Catholic Medical Quarterly

The Journal of the Catholic Medical Association (UK)

Building knowledge. Building faith. Protecting the vulnerable.

Catholic Medical Quarterly Volume 63(4) November 2013

Scandals and inquiries:
Can the NHS spot bad care?

Dr Adrian Treloar FRCP, MRCPsych, MRCGP

Mid Staffs and bad care

Photo of author2013 has seen the publication of three truly scandalous reports into the NHS . The first was the Francis report into the Mid Staffs NHS Trust [1]. In Mid Staffs, appalling care delivered in the context of a very badly managed trust led to deaths, patients so thirsty that they drank the water from flower vases, and staff who (under pressure from management to reach NHS targets), falsified key performance indicator targets. Although patients and staff knew of and spoke about the difficulties, management hid them, failing to follow through inquiries and falsely reporting excellent quality. The Care Quality Commission (CQC), whose job is to inspect hospitals also failed to spot the difficulties.

Interestingly, Mid Staffs was excellent in terms of implementing quality targets, and in response to a specific quality target for which payment was made to Trusts which “hit the target” Mid Staffs saw 50% of its patients dying on the Liverpool Care Pathway. And yet the stories of poor care, severe dehydration and excess death rates exposed by the Francis report were truly harrowing and shocked the world. But neither Mid Staffs nor the CQC had spotted the problems. Key recommendations of the Francis Report included a duty of candour and specific measures to improve care and compassion.

The Keogh Report

In the wake of the Francis report, Keogh was asked to investigate 14 Trusts which were “outliers” as judged by mortality rates. Keogh [2] found that “these organisations have been trapped in mediocrity”. Keogh used a variety of methodologies but he tells us that “Unconstrained by a rigid set of tick box criteria, the use of patient and staff focus groups was probably the single most powerful aspect of the review process and ensured that a cultural assessment, not just a technical assessment, could be made.” Keogh emphasised that NHS data can be "hard to analyse and understand.” For example he points out that “two different measures of mortality to determine which Trusts to review generated two completely different lists of outlier Trusts”. Also “The reported data did not provide a true picture” with multiple “green” pre-visit indicators not being matched by experience upon the ground during inspections.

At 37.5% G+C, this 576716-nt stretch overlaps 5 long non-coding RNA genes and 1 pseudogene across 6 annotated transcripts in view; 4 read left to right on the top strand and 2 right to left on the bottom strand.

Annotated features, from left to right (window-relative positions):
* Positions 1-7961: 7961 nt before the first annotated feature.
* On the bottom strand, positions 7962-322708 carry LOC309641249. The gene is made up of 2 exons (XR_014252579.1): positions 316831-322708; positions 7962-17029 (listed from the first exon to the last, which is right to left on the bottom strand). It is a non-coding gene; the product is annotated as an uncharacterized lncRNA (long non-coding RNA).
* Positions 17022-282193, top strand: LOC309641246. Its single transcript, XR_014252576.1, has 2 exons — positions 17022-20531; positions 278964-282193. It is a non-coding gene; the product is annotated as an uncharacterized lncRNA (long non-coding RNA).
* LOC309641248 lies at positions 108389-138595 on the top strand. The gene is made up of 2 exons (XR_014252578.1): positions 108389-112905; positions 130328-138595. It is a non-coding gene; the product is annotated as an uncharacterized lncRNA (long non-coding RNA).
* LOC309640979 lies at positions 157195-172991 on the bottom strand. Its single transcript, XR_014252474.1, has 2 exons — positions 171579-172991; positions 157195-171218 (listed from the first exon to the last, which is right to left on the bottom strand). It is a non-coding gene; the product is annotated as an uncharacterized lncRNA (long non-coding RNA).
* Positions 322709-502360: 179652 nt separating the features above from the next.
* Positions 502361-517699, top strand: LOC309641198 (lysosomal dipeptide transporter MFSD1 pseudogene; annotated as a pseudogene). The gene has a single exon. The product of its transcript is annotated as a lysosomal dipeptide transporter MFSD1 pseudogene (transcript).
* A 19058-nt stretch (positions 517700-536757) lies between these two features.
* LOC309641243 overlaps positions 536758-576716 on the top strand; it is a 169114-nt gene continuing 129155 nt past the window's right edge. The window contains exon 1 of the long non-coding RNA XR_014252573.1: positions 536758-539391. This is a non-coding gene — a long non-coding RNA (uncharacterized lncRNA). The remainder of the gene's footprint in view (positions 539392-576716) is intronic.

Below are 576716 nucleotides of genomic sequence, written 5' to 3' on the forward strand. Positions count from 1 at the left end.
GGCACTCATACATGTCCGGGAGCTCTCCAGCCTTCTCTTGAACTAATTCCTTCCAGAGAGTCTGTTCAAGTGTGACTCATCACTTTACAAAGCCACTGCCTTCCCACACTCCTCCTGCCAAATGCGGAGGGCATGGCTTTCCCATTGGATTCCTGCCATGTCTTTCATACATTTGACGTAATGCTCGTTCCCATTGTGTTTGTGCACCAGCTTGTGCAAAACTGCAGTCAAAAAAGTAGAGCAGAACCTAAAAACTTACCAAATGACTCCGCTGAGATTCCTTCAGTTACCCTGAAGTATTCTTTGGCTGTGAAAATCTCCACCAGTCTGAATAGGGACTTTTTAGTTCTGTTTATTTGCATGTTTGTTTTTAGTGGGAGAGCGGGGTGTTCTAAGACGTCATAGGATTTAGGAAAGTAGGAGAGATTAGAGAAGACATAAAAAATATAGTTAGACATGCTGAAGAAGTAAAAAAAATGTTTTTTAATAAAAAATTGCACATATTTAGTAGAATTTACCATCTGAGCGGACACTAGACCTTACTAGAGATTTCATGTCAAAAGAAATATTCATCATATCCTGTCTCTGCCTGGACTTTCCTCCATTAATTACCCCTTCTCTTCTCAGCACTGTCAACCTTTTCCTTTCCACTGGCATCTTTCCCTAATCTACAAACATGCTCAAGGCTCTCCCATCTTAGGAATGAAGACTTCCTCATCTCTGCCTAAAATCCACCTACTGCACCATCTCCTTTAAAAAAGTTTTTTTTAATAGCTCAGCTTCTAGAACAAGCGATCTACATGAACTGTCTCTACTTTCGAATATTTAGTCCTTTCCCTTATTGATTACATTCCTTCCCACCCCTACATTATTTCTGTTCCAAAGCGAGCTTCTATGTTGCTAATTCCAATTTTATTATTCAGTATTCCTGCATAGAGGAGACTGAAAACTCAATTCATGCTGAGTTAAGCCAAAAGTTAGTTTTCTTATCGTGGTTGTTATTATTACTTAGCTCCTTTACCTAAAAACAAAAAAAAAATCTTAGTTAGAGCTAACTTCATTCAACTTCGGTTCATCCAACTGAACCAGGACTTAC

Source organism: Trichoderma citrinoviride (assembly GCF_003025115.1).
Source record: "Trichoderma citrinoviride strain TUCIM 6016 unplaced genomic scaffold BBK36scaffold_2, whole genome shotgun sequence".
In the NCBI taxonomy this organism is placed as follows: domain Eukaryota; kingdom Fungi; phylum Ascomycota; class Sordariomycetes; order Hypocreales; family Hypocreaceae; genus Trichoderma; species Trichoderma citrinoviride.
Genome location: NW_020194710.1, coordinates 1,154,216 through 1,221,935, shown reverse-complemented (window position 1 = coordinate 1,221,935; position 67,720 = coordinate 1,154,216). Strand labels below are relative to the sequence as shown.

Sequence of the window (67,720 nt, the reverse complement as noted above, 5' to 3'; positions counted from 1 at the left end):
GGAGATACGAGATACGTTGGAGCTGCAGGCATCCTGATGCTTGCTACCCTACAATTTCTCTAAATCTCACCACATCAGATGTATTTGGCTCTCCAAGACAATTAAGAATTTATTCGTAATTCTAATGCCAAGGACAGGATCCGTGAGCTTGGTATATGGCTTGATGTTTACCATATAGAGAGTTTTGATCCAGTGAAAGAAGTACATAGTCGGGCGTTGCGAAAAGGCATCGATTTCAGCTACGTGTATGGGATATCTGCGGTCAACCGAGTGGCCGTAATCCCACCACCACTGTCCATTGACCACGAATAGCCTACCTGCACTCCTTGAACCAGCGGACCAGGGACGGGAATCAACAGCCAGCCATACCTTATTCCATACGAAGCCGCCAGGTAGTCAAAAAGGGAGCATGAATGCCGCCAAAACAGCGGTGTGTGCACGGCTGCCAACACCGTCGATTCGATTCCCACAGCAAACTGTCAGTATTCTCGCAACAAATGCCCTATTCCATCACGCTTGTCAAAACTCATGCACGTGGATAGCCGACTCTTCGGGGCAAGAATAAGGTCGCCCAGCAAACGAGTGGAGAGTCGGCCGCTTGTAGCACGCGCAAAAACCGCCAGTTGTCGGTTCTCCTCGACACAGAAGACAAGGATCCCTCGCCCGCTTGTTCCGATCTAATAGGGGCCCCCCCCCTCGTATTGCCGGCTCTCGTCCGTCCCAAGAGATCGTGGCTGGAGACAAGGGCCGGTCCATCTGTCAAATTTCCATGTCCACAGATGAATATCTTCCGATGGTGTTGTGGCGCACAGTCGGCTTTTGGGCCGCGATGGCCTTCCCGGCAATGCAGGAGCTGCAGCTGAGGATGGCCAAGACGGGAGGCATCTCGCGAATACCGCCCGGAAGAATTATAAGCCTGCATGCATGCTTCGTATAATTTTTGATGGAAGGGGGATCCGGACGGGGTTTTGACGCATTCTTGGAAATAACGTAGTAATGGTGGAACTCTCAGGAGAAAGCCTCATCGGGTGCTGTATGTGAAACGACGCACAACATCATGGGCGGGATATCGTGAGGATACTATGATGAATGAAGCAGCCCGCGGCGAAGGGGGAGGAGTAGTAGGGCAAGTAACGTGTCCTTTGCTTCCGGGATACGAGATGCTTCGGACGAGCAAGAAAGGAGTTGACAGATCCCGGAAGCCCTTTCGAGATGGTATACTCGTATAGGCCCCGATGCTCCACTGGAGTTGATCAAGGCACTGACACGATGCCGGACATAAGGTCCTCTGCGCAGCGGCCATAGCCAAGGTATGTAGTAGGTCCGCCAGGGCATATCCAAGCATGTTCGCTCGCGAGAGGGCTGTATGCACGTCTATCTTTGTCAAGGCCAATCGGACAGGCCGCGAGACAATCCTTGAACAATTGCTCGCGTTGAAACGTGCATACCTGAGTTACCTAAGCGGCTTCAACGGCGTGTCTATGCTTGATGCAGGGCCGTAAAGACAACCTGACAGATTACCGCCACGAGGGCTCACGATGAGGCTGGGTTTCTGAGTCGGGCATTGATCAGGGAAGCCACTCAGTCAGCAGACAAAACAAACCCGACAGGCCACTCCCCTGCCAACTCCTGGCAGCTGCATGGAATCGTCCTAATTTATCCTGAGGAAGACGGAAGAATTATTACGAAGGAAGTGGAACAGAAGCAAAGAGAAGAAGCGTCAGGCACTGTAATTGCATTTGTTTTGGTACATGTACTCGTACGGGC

But then he also saw clearly “the limited understanding of how important and how simple it can be to genuinely listen to the views of patients and staff and engage them in how to improve services". Most of all the Keogh report pointed out that the difficulties at Mid Staffs are reflected elsewhere in many other NHS Trusts. Indeed the Keogh report was triggered by the Secretary of State for Health and the Prime Minister’s concern that issues were not only relevant in Mid Staffs.

The Neuberger Report into the Liverpool Care Pathway

Finally, following deep public concern, the Neuberger report into the Liverpool Care Pathway was published [3]. Concerns about the LCP were so grave that the report recommended that it be phased out and replaced. It was too often associated with poor or appalling care and the report found that it had been used as an excuse for bad care, dressing up that care as the application of a “model of good practice”.

Neuberger found that “Unsurprisingly, this Review has uncovered issues strongly echoing those raised in the Mid Staffordshire Public Inquiry: notable among the many similar themes arising were a lack of openness and candour among clinical staff; a lack of compassion; a need for improved skills and competencies in caring for the dying; and a need to put the patient, their relatives and carers first, treating them with dignity and respect.”

The LCP will be discussed elsewhere in this journal as indeed will palliative care in the future. But it should be noted that less than a year before the Neuberger Report, twenty two national bodies ranging from the Royal College of Physicians, through key palliative care organisations and right through to the voluntary sector (but not including the CMA or Medical Ethics Alliance) signed up to a consensus statement on the LCP [4]. The Consensus Statement gave the LCP a huge affidavit and (more-or- less) a clean bill of health. It asserted that the LCP was safe, did not shorten life and was an excellent pathway in which all should have confidence. Any concerns about it were seen as being caused by poor clinicians and poor training with the LCP affirmed as being excellent.  And yet, so soon after the consensus statement was published, Neuberger required that the LCP be abandoned because of the shocking stories of its use and misuse. The LCP “can provide a model of good practice” but it is clear that, in the wrong hands, the LCP has been used as "an excuse for poor quality care.”

Linking together the scandals

There are therefore, clear links between these three scandals. In Mid Staffs, the initial response was that the difficulties must be around bad clinicians. And yet it is very hard to believe that clinicians in any one trust are vastly different from others. In truth, the Trust failed to spot the issues, and carried on reporting good quality measures to the NHS regulatory bodies.